August 30, 2010

Classic Mistakes in Exit Strategy vol. 3: The “Do It Yourself” Method

By Eric Michaels, Senior Analyst, MergerTech Advisors

Independence is a wonderful thing.  Nothing gives you quite the same feeling of pride like accomplishing something yourself, but there is a prime difference between taking on a challenge and setting yourself up for a fall.

Hiring an M&A advisor is just like hiring an accountant or lawyer; you’re hiring an expert to take care of issues that require the attention of a specialist.  Even though someone else is responsible for these issues, they are still important to you and your business.

Think about all the energy you expend on a daily basis making sure that not only is the business operating smoothly, but it is also growing at an attractive rate.  Now imagine also being responsible for running the M&A process from start to finish all by yourself.  Suddenly, 24 hours is not enough time.  In addition to running your business, you must prepare your company for sale and run a time intensive process from while trying to maintain some semblance of confidentiality.

The experience of your advisor is key to the success of an M&A process.  A long history of pitching companies to buyers, negotiating purchase agreements, and building relationships with people who are specifically looking to engage in M&A transactions give the advisor a significant advantage in the process and gives business owners looking to exit a greater certainty to close a deal.

While multi-tasking is an important skill, running a business and simultaneously running an M&A process is time intensive and draining.  Beyond the steep learning curve of understanding the best way to market your company, splitting your attention between running the business and selling the business makes you less likely to be at your best at either.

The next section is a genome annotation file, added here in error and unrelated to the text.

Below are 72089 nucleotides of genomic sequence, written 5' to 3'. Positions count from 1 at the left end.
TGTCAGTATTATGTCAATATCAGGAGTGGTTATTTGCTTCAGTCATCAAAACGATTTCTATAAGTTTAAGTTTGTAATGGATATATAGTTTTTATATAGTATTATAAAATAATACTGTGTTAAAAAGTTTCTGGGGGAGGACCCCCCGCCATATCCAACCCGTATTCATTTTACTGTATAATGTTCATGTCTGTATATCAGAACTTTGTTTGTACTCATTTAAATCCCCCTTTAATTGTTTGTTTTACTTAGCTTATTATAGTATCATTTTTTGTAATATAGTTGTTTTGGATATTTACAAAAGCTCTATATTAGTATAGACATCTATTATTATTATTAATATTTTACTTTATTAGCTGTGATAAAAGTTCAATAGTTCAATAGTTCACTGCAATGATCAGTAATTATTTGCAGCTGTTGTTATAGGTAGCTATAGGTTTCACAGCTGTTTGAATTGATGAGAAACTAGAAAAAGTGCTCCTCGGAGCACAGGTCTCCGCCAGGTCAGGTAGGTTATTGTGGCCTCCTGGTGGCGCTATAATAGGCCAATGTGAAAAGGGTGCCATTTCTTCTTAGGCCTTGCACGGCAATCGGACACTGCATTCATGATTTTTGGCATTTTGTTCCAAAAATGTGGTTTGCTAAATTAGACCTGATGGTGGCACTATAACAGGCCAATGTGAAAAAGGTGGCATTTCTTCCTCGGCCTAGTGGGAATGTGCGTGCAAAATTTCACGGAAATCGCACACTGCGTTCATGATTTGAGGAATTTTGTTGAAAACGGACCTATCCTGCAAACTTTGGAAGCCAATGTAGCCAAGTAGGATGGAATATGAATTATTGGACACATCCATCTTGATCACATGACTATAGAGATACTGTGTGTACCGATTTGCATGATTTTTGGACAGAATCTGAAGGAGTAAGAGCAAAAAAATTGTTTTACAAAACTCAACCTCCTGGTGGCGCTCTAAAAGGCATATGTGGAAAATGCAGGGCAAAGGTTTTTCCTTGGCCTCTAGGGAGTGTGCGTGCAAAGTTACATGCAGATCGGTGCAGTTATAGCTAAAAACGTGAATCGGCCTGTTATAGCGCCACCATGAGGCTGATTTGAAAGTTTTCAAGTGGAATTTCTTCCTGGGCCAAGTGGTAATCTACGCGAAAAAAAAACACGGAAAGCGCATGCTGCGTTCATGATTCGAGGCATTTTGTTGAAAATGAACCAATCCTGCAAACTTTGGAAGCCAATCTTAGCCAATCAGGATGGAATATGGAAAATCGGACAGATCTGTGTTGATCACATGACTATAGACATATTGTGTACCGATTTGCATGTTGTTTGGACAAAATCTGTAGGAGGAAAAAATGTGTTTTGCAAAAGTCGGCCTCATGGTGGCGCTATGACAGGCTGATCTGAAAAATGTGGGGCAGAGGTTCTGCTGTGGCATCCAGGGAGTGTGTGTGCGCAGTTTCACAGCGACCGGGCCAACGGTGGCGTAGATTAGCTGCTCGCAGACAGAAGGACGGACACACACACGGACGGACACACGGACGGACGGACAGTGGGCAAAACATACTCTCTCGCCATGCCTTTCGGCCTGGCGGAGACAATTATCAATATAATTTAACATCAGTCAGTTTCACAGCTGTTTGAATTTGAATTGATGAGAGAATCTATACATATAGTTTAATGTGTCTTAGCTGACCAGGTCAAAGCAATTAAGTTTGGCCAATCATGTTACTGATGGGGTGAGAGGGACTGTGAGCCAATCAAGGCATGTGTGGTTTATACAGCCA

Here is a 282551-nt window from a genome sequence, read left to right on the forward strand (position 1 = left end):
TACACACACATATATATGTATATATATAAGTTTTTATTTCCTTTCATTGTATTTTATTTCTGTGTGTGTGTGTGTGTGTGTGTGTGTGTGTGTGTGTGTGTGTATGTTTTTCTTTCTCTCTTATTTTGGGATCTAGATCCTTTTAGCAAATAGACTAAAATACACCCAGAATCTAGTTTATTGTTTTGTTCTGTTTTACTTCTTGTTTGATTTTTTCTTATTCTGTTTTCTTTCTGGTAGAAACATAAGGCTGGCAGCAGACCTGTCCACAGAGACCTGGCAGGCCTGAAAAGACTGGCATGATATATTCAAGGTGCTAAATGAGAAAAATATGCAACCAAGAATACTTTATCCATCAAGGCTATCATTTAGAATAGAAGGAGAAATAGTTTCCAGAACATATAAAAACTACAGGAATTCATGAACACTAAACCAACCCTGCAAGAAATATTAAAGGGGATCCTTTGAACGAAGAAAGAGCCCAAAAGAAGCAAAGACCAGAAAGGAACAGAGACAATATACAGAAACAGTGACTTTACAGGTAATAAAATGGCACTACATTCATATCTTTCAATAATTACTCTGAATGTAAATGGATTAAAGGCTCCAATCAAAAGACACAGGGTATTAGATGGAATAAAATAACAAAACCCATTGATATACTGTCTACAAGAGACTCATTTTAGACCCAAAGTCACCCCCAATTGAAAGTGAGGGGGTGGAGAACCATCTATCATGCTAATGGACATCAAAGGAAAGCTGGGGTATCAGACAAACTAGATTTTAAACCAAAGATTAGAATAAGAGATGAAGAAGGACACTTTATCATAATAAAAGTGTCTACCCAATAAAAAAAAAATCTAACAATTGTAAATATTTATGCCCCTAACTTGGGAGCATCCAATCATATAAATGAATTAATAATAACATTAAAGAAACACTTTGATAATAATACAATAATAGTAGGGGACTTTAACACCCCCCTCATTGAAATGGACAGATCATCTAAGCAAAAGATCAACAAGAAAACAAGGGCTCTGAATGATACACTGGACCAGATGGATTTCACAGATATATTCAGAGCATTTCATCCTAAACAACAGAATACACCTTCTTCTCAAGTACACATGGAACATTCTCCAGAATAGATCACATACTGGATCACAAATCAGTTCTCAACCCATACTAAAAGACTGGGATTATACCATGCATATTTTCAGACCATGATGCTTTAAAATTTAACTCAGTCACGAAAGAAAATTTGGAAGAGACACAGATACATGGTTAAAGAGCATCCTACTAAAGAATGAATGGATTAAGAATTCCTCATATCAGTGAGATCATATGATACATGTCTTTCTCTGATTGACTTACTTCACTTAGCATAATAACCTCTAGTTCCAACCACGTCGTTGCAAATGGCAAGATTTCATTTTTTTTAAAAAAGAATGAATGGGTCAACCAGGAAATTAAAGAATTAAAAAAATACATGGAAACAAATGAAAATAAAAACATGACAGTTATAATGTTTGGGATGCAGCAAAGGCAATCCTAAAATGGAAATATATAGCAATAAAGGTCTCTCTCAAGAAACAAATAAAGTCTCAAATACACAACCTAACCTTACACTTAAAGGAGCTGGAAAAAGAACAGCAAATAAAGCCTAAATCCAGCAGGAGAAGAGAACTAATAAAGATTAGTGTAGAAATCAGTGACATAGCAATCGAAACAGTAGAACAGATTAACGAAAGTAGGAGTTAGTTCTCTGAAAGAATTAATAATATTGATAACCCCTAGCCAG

Finally, when you do not have an intermediary running a process for you, you cannot effectively maintain any confidentiality.  Typically, an investment bank solicits pre-NDA interest in their clients’ companies without revealing their identity.  Once an NDA is in place, identities are disclosed.  How can you maintain confidentiality if you are representing yourself?  Ultimately, by running a process yourself, you will give away enough information that your company will be revealed as available for sale before any conversations actually begin.

As soon as a buyer knows that you are representing yourself in a strategic sale before even signing an NDA, they can assume that you absolutely need to sell your business in the near future.  Business owners who do not absolutely need to sell don’t go actively soliciting buyers.  This knowledge immediately devalues your business and negatively influences your negotiating position long before you even discuss purchase price.  Outsourcing your exit strategy to an experienced advisor not only protects your confidentiality, but also gives you the opportunity to maximize your valuation.

Regardless of whom you choose to represent you, it is important that you work with an advisor on planning your exit strategy and having a 3rd party advocate run a process on your behalf.